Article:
It often happens. You enthusiastically sign up to rent a shared house with friends, but then have second thoughts. Maybe your plans change and you need to live elsewhere. Or maybe it’s that really can’t put up with your co-tenants’ irritating mannerisms or low personal hygiene standards.
However there is a problem. There is no cooling off period for tenancy agreements. If you have signed the tenancy agreement you are legally bound by it.
This means that you are legally liable to the landlord, together with your co-tenants, for the payment of rent on a monthly basis, until the end of the fixed term or (if the tenancy runs on) until either the landlord gets vacant possession or a new tenancy agreement is signed. One without you.
Moving out will not prevent you from being liable under the tenancy. The landlord can still sue you for rent arrears, even if you moved out months ago.
What can you do to protect your position?
The only real way you can get yourself off the hook is to get a new tenancy agreement signed. If your co-tenants are happy (or can afford) to live in the property without you, see if you can get a new tenancy agreement signed just with them named as tenants.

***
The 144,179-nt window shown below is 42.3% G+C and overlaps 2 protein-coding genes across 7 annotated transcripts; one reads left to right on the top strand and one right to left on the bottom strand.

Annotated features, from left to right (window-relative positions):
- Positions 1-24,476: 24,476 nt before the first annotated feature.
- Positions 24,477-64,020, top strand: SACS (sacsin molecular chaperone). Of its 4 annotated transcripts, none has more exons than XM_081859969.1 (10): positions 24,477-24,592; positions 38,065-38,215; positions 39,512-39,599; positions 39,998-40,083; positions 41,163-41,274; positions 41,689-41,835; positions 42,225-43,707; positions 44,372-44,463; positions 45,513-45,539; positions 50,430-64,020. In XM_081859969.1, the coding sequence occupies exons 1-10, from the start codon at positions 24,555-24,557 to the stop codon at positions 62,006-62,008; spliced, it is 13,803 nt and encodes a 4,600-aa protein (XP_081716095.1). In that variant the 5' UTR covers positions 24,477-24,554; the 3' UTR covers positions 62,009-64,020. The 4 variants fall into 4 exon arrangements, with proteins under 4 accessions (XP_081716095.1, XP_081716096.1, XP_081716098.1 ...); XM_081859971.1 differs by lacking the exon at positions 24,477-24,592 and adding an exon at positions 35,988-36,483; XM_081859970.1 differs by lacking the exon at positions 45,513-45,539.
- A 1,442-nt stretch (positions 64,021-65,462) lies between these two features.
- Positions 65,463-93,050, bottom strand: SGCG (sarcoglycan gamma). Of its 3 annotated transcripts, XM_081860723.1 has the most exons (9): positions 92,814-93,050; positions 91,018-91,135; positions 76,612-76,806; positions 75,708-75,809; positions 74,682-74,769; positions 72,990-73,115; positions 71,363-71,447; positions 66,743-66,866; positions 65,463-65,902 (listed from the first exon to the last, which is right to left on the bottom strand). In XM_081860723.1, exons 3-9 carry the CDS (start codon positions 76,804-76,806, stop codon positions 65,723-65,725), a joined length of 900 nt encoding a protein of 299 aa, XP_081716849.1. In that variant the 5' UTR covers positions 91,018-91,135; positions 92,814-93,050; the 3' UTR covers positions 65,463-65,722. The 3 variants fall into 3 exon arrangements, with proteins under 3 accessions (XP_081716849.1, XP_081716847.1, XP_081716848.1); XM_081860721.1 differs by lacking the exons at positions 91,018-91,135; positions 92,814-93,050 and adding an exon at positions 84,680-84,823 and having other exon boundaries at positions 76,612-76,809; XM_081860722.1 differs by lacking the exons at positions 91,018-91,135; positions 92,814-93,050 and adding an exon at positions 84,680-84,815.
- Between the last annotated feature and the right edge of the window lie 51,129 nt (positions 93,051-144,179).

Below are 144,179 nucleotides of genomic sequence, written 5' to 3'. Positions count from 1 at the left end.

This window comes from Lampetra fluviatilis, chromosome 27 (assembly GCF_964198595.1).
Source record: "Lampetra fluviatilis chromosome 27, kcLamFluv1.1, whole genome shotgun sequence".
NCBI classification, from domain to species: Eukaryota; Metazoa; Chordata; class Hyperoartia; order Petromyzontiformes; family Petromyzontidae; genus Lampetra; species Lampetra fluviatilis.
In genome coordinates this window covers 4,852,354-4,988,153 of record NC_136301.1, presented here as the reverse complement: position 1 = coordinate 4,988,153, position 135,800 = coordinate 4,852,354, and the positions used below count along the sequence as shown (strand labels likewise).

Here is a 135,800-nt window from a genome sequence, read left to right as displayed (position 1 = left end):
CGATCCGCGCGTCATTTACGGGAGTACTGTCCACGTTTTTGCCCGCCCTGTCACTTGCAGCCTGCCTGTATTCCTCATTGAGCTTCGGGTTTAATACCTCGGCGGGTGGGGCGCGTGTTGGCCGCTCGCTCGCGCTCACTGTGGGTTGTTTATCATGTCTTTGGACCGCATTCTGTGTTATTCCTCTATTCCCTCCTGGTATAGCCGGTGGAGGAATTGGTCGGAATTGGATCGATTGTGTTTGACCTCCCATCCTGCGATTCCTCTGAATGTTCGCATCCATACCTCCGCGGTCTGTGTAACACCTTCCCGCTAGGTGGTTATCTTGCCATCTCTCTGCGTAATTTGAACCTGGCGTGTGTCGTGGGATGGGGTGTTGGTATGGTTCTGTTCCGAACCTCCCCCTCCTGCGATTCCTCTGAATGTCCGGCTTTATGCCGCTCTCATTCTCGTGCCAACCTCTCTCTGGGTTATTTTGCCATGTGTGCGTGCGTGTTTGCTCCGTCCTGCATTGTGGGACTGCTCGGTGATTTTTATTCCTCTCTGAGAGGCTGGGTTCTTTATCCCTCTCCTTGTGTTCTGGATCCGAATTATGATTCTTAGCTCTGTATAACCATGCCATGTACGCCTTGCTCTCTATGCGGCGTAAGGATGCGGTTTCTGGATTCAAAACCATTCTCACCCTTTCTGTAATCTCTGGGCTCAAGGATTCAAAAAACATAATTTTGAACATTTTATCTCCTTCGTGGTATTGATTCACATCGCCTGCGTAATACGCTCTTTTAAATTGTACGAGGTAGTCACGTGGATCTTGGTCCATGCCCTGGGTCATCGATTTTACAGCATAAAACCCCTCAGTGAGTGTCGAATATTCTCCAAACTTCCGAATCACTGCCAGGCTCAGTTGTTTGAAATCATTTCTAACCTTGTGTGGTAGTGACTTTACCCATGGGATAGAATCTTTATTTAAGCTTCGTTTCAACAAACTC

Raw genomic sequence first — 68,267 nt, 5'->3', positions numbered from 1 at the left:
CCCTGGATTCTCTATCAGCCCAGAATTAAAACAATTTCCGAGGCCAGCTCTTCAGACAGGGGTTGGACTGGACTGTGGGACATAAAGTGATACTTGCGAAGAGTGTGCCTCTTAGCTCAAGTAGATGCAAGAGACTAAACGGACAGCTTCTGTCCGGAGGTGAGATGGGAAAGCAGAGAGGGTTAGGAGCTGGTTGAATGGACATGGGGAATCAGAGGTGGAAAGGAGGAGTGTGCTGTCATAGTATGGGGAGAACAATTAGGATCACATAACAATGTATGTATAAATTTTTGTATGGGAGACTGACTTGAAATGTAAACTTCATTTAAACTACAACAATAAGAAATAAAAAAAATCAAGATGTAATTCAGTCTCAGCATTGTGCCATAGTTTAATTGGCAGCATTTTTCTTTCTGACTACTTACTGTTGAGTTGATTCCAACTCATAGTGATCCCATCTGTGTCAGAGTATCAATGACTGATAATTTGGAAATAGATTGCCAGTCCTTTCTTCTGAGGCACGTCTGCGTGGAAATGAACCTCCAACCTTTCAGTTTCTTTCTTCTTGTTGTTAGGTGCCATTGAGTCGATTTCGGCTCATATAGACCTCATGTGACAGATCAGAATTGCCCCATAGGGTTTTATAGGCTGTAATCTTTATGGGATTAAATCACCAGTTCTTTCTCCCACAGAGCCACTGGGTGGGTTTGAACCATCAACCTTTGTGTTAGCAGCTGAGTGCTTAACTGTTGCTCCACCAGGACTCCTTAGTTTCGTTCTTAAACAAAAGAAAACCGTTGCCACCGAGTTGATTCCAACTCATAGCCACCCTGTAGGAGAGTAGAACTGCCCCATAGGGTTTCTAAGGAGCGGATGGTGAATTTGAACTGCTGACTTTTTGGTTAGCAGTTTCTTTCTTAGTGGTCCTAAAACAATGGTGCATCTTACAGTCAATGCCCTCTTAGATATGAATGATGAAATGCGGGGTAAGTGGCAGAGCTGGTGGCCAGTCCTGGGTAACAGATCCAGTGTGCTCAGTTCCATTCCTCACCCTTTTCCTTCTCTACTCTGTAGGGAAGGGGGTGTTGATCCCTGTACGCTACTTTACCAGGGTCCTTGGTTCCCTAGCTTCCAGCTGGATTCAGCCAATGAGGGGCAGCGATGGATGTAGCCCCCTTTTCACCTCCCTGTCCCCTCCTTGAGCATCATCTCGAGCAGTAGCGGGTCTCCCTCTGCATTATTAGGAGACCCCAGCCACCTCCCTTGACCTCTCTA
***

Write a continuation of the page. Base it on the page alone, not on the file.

Otherwise, if they need someone else to help them pay the rent, you need to find a replacement tenant, and then make sure that they are signed up to a tenancy agreement in your place.
But note the following
- The landlord will normally want to reference the new tenant – and he will expect you to pay for this
- You may also have to pay for a new tenancy agreement to be drawn up
- You will also need to deal with the tenancy deposit – make sure the tenancy deposit scheme knows of the change of tenants and try to get your share either from the incoming tenant or from the landlord
- If you have been there a while, the landlord may want the property checked by the inventory clerks before repaying your deposit. The incoming tenant may also want this, so he does not get blamed for damage done before he moved in. You will be expected to pay the inventory clerks fees
As you can see, it is all a bit of a bother, and can be expensive.
Far better in the long run to be more cautious about signing that tenancy agreement in the first place, and only sign up to share with friends if you are certain you will not regret it.
Note – if you have other problems about your shared property, there is a lot of help and advice on my main Landlord Law site.